The 5-Second Fix for an Inadequacy Attack

inadequacy attack

I’ve had the pleasure of coaching professionals at all levels of large organizations and I can tell you this: whether their title has had Chief, Director, Manager, or Assistant in it, every single one of them has felt inadequate at some point in their careers.

Think of the most self-assured, confident person you know. Even he or she has thought, “I’m not good enough.”

It’s not a thought that you “grow out of” either, although I notice it lessens over time. Even seasoned professionals will hit a bump in the road and suddenly their self confidence plummets. You’re never too old to have an Inadequacy Attack!


What does it mean when you feel inadequate?


I think it’s safe to assume that you are not inadequate either personally or professionally. We all have our strengths and weaknesses.

Let’s focus instead on the feelings that flood us in those moments of self doubt:

  • Panicky
  • Anxious
  • Overwhelmed

Or, to put it more simply we are afraid. It all comes down to fear.

Think about when you feel this fear. Close your eyes for a moment and recall the last time you felt fearful. Chances are this feeling arose when you were about to do something. You were poised to act, or you were thinking about taking an action.

Maybe you had to do one of the following things:

  • Deal with an unsatisfied customer
  • Write a difficult report
  • Give someone some bad news

The fear would have been accompanied by your favourite flavor of negative mind-chatter. Here are some typical examples:

  • They won’t listen to me
  • I’m not as good as…
  • They won’t like me
  • I’m not smart enough to analyze this data
  • Who do I think I am?!

Sound familiar? These are thoughts that are sure to keep you stuck in the Inadequacy Attack.


The 5-Second Fix for an Inadequacy Attack


I talk a lot about attention and focus and that’s because they’re so critical to controlling fear.

Your attention is like a big spotlight at the theatre, or a large sports arena. You are standing behind that bit light and you can point it wherever you like.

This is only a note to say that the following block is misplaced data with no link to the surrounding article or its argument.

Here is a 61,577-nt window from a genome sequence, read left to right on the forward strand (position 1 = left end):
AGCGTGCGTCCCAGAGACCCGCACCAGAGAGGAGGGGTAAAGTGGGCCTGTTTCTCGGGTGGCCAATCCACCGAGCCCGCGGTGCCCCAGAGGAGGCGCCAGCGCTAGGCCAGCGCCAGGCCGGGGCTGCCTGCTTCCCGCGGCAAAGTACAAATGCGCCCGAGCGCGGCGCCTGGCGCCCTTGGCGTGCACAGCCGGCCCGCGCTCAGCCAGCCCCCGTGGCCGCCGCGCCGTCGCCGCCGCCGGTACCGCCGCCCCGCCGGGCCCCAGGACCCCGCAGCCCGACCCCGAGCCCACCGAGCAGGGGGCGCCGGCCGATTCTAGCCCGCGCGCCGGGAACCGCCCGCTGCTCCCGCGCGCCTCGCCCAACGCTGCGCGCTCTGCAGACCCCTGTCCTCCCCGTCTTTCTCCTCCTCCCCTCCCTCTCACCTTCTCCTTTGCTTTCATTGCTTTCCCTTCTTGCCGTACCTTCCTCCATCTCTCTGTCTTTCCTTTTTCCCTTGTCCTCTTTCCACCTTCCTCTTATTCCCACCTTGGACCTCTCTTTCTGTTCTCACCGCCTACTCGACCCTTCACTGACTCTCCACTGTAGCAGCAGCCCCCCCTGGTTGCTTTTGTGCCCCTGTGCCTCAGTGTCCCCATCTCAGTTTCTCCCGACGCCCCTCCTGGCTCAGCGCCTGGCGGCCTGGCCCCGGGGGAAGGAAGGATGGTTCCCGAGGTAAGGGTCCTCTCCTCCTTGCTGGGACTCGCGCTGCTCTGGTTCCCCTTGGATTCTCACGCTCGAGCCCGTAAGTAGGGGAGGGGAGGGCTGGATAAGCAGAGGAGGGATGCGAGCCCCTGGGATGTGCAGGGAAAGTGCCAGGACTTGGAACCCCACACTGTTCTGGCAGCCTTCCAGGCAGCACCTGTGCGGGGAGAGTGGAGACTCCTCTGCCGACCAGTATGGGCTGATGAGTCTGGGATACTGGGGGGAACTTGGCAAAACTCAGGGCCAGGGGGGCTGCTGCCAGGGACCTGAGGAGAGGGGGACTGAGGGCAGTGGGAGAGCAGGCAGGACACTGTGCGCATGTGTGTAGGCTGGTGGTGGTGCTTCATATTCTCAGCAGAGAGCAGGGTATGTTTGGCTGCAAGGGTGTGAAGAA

When you feel an Inadequacy Attack begin, it’s like that big spotlight is shining on you and you didn’t rehearse your lines or your dance steps. You’re not ready. You’re certain everyone is looking at you and thinking “get a load of this buffoon over here.”

The problem is that you’re pointing the spotlight on yourself, but it doesn’t belong on you. Stop with the ego!

Instead, I want you to visualize yourself swinging that spotlight away from yourself and on to the activity at hand. That’s the 5 second fix: you see the big spotlight swing away from you and you feel the relief of being “invisible” in the darkness.

  • Unsatisfied customer? Swing the spotlight onto fixing their problem and away from your insecurity that you did the wrong thing.
  • Writing a difficult report? Shift your focus on putting fingers to keys, one word at a time, and not your concern that the person reading it won’t like it.
  • Giving someone bad news? You think giving bad news is hard, imagine being on the receiving end. Put your attention on their needs, not your own.


Why does this 5-second fix work?


Taking the focus off yourself does 2 things.

  1. You stop feeling inadequate in that moment, because your brain is busy doing something else
  2. You get the best result possible because you’ve given your undivided attention

The best part? That best possible result flies right in the face of the thought of, “I’m not good enough.” If you weren’t good enough, would you have handled that challenge so well! You’re building your case for why you are more than adequate.


When Inadequacy Attacks are the norm for you


If your symptoms of inadequacy last for more than 7 days, you may have a chronic case. I’m being cheeky, but if you notice you find yourself feeling this way every day for long stretches, I highly recommend you read my free e-book, 7 Guaranteed Ways to Reduce Stress, Stop Feeling Overhelmed at Work, and Get Your Life Back.  Or drop me a note and let’s see if I can’t help.


Image credit

Listen to your Mother – LA” by Flickr user Lisa Sjolund is licensed under CC BY 2.0.

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